Nichols (b. Mikhail Igor Peschkowsky, fleeing Nazi Germany at seven with his three year-old brother) first made a name in the improvisational comedy duo Nichols and (Elaine) May, followed by success as a director on Broadway. “The Graduate” was his second Hollywood movie, following Burton/Taylor in “Who’s Afraid of Virginia Woolf”.
Hollywood in 1967 was very much the provenance of white boxer shorts Republican America. You had your “Beach Blanket Bingo” teen exploitation movies. If you had an art theater in town you might catch an underground indie flick like “You’re a Big Boy Now” or the Maysles brothers or John Cassavetes. But the burgeoning counter-culture was off-limits.
So easy on the ear (and brain) were S&G that The Suits bought Mike Nichols the rights to three new Simon songs for his movie. Paul came up with ‘Punky’s Dilemma’ and ‘Overs’, but neither of them fit the bill. “What about that thing you were working on about Mrs Roosevelt?” Garfunkel asked. “What??” said Nichols. Simon played a scrap, Nichols said, “The song is now called ‘Mrs Robinson’, go finish it.”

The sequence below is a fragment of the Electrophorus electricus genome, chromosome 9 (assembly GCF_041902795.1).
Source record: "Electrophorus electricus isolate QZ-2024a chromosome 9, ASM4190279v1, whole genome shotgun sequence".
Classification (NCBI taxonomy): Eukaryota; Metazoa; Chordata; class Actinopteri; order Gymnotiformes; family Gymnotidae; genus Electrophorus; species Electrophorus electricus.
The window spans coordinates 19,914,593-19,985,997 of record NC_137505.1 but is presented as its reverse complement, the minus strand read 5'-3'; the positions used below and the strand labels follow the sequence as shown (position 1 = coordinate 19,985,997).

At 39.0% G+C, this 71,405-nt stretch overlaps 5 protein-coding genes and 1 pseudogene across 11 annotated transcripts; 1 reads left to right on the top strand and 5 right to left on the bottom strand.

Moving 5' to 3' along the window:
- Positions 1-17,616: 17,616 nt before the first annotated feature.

The song was only released three months after the movie, and went to #1.
The song is today inextricably entwined with the movie in the minds of everyone familiar with the era. Together, they gave the most perfect expression to the youth revolution sweeping the US and the world. “Plastics.” Nouveau riche-ness. Hypocrisy. The Establishment and The Meaning(lessness) of Life. Initiation into the delicious, irresistible sins of the flesh. Convention and the deconstruction thereof.
But what the hell does the song mean?
It’s clearly excoriating Mrs Robinson, censuring her and reproving her in a way the film doesn’t. Anne Bancroft’s Mrs R is desperate and dislikable, but we’re never far from pitying her. The lyrics of the song, prima facie, have little to do with her. She doesn’t pray, has no spiritual pretentions whatsoever. She couldn’t care less about politics, and she no more belongs in an asylum than any other of the adults in the movie.
But then there’s that last verse, the DiMaggio one. Simon has mythicized America successfully elsewhere – in ‘America’ (from the “Bookends” album which was being composed at the time of “The Graduate”) and in ‘American Tune’ (several years later). [Speaking of which, here’s another fine Ed Randell arrangement for The Swingles.] In the former, he speaks in the voice of a diminutive, lost individual juxtaposed against the vastness of the country. In the latter, he attempts to don the mantle of a spokesman for The American People. With music by Johnny Bach, it borders on the pretentious. I’ll let you decide if it crosses the line.